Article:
The ugly tug of war for control of the NFL

If Roger Goodell were a quarterback in his league, we’d say he’s slow to react to pressure and always making bad reads in coverage

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Where’s Bernie Sanders when you really need him?

The American socialist scold – who’s usually out of his mind about corporate perks and privilege – has been remarkably quiet about the contract negotiations going on for National Football League commissioner Roger Goodell.

According to anonymous source – oh hell, we all know it’s Dallas Cowboys owner Jerry Jones leaking like an old scow – the commissioner is asking for compensation somewhere in the range of US$50 million a year. Plus platinum health care for he and his family – as long as they live.

This is not as big a bump in salary as you might expect. Goodell has been pulling down an estimated $44 million a year under his current deal, including the same platinum health care he wants for the entire Goodell brood for life.

If Goodell were a quarterback in his league, we’d say he’s slow to react to pressure and always making bad reads in coverage.  Under his unsteady hand, the league has swung wildly from punishing players too little to punishing players too much.

The league’s marquee player, Tom Brady, was somehow dragged through the mud over deflated footballs, for Pete’s sake, while domestic assault suspects were given kid-glove treatment for popping women. Until they were given draconian suspensions to compensate for Goodell whiffing on his original punishments.

Now he’s locked in a death struggle with the powerful Jones over the six-game suspension to star Cowboys running back Ezekiel Elliott. The suspension dragged through the courts for months until Elliott finally agreed to the punishment last week.

Jones now promises legal vengeance if Goodell gets his contract demands.

And Goodell has publicly threatened Jones with losing his team if he doesn’t desist.

So much for not washing your dirty linen in private.

Goodell has also been the point man as the league fumbled the concussion crisis, which now threatens the existence of the NFL and all levels of football. Movies, TV programs and books made the NFL out to be a heartless exploiter of young men’s health while the owners bathed in millions. Goodell stammered about inexact science. Not a good look.

Then there’s the issue of teams shuffling. While Goodell sat in the plush chair, three franchises relocated – two to Los Angeles, where the public has been lukewarm over the new neighbours. The Oakland Raiders are now due for Las Vegas – even as they bleed Oakland for more guilt money.

There have been other gaffes but this tepid resumé more than sums up the legacy of Goodell since becoming commissioner in 2006.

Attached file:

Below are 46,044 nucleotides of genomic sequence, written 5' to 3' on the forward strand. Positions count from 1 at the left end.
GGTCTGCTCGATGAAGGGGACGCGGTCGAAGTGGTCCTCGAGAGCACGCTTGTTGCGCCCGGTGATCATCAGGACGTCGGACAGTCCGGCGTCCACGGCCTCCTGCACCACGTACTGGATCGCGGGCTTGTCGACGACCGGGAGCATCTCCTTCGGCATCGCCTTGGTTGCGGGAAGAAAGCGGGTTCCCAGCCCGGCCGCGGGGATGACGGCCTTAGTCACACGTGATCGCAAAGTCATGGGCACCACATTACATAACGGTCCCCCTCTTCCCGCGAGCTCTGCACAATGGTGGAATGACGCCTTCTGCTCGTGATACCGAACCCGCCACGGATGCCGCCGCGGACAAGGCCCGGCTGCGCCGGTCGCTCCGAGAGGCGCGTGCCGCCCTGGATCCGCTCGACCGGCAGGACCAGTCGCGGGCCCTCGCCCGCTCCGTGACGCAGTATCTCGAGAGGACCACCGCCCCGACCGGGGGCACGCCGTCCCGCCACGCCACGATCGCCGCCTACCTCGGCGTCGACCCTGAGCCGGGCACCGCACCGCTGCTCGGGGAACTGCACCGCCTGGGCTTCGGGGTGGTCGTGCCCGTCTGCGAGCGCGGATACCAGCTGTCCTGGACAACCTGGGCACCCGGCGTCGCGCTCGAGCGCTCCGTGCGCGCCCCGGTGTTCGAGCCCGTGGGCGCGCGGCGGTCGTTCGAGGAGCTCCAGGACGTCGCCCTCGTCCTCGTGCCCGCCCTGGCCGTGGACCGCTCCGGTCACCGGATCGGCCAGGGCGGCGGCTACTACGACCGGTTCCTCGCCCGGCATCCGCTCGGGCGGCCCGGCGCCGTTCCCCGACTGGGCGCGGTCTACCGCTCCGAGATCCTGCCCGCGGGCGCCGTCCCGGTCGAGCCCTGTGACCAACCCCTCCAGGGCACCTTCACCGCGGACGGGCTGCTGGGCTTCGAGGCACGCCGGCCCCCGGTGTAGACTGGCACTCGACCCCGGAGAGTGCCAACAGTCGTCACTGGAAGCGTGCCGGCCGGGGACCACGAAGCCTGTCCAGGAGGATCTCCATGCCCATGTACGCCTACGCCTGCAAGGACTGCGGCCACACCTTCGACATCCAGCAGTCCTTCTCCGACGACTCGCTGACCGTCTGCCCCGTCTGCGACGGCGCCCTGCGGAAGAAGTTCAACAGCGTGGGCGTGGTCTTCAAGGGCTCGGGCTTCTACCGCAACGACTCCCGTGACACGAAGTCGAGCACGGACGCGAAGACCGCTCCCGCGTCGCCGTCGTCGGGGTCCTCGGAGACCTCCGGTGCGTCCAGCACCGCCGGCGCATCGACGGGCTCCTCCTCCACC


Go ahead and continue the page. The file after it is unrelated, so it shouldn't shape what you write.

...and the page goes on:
Yet for some reason Jones’s fellow NFL owners want him back at a bloated compensation. Nice work if you can get it.

But this shouldn’t surprise anyone familiar with corporate America’s tin ear about inequality. As Red Bernie is eager to point out. Just look at a few of the baffling benefit packages accorded to chief executive officers around private-jet world.

Take CEO Marissa Mayer, who drove Yahoo into the ditch. Yahoo lost the ad wars to Google and Facebook and bet billions on new businesses that have failed to take off. Yahoo also had some very conspicuous privacy breaches. For Yahoo’s boss, however, screwing up big time could bring her up to US$137 million in severance as the company tries to get away from its high-profile loser.

Or Jeff Immelt, who ran General Electric for 16 years. GE stock lost 30 per cent of its value during Immelt’s reign of error. GE was the worst performer on the Dow Jones exchange in that period. For this, his severance package is estimated at $219 million.

Then there’s DreamWorks CEO Jeffrey Katzenberg, who received a more than $391-million cash-out package when his company was sold. At least Katzenberg could claim some successes.

Goodell? Ask the players in his league what they think of his executive run atop the NFL.

So while Goodell is in this well-compensated company, it’s probably not a club any self-respecting capitalist wants to belong to.

Perhaps if ostracized quarterback Colin Kaepernick had employed his well-used knee to protest this kind of sports inequality, he might have just about everyone who’s not an NFL owner on his side.

Troy Media columnist Bruce Dowbiggin career includes successful stints in television, radio and print. A two-time winner of the Gemini Award as Canada’s top television sports broadcaster, he is also the publisher of Not The Public Broadcaster.


Roger Goodell, Jerry Jones, Dallas Cowboys, NFL

The views, opinions and positions expressed by columnists and contributors are the author’s alone. They do not inherently or expressly reflect the views, opinions and/or positions of our publication.

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